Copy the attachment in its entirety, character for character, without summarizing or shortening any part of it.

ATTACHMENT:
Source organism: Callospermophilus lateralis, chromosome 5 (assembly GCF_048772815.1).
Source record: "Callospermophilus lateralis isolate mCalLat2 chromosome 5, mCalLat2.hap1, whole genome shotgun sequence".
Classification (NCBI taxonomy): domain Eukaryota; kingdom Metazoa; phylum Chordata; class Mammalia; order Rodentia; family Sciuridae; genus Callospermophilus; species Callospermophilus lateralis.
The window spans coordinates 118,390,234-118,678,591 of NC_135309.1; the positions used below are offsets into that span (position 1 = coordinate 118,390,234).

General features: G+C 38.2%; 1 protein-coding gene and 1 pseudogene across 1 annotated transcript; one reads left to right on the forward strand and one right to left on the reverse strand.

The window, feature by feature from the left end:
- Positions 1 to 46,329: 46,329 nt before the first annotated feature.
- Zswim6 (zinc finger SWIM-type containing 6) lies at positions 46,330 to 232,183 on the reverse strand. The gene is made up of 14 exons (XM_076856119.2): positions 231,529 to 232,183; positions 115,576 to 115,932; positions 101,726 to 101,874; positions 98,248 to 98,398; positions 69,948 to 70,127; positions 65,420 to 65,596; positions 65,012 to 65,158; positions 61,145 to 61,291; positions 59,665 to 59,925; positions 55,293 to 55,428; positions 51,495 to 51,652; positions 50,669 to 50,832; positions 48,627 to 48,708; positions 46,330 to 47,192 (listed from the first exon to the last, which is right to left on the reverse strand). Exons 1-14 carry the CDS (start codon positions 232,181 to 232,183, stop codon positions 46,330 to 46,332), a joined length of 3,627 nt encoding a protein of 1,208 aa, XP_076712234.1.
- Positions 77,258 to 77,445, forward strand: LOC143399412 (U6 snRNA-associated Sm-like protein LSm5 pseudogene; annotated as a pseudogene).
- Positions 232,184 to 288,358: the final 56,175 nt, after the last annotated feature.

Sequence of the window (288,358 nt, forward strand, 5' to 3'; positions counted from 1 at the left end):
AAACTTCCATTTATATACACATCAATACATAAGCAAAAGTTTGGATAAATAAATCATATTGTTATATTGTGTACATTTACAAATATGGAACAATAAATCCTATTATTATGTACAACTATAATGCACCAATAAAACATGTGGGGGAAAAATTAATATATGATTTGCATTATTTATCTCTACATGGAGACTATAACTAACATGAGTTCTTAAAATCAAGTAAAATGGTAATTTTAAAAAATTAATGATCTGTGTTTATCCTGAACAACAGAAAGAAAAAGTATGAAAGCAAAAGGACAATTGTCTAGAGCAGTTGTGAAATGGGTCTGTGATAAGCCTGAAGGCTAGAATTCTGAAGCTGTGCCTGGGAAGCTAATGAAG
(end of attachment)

Source organism: Callospermophilus lateralis, chromosome 5 (assembly GCF_048772815.1).
Source record: "Callospermophilus lateralis isolate mCalLat2 chromosome 5, mCalLat2.hap1, whole genome shotgun sequence".
Classification (NCBI taxonomy): domain Eukaryota; kingdom Metazoa; phylum Chordata; class Mammalia; order Rodentia; family Sciuridae; genus Callospermophilus; species Callospermophilus lateralis.
The window spans coordinates 118,390,234-118,678,591 of NC_135309.1; the positions used below are offsets into that span (position 1 = coordinate 118,390,234).

General features: G+C 38.2%; 1 protein-coding gene and 1 pseudogene across 1 annotated transcript; one reads left to right on the forward strand and one right to left on the reverse strand.

The window, feature by feature from the left end:
- Positions 1 to 46,329: 46,329 nt before the first annotated feature.
- Zswim6 (zinc finger SWIM-type containing 6) lies at positions 46,330 to 232,183 on the reverse strand. The gene is made up of 14 exons (XM_076856119.2): positions 231,529 to 232,183; positions 115,576 to 115,932; positions 101,726 to 101,874; positions 98,248 to 98,398; positions 69,948 to 70,127; positions 65,420 to 65,596; positions 65,012 to 65,158; positions 61,145 to 61,291; positions 59,665 to 59,925; positions 55,293 to 55,428; positions 51,495 to 51,652; positions 50,669 to 50,832; positions 48,627 to 48,708; positions 46,330 to 47,192 (listed from the first exon to the last, which is right to left on the reverse strand). Exons 1-14 carry the CDS (start codon positions 232,181 to 232,183, stop codon positions 46,330 to 46,332), a joined length of 3,627 nt encoding a protein of 1,208 aa, XP_076712234.1.
- Positions 77,258 to 77,445, forward strand: LOC143399412 (U6 snRNA-associated Sm-like protein LSm5 pseudogene; annotated as a pseudogene).
- Positions 232,184 to 288,358: the final 56,175 nt, after the last annotated feature.

Sequence of the window (288,358 nt, forward strand, 5' to 3'; positions counted from 1 at the left end):
AAACTTCCATTTATATACACATCAATACATAAGCAAAAGTTTGGATAAATAAATCATATTGTTATATTGTGTACATTTACAAATATGGAACAATAAATCCTATTATTATGTACAACTATAATGCACCAATAAAACATGTGGGGGAAAAATTAATATATGATTTGCATTATTTATCTCTACATGGAGACTATAACTAACATGAGTTCTTAAAATCAAGTAAAATGGTAATTTTAAAAAATTAATGATCTGTGTTTATCCTGAACAACAGAAAGAAAAAGTATGAAAGCAAAAGGACAATTGTCTAGAGCAGTTGTGAAATGGGTCTGTGATAAGCCTGAAGGCTAGAATTCTGAAGCTGTGCCTGGGAAGCTAATGAAG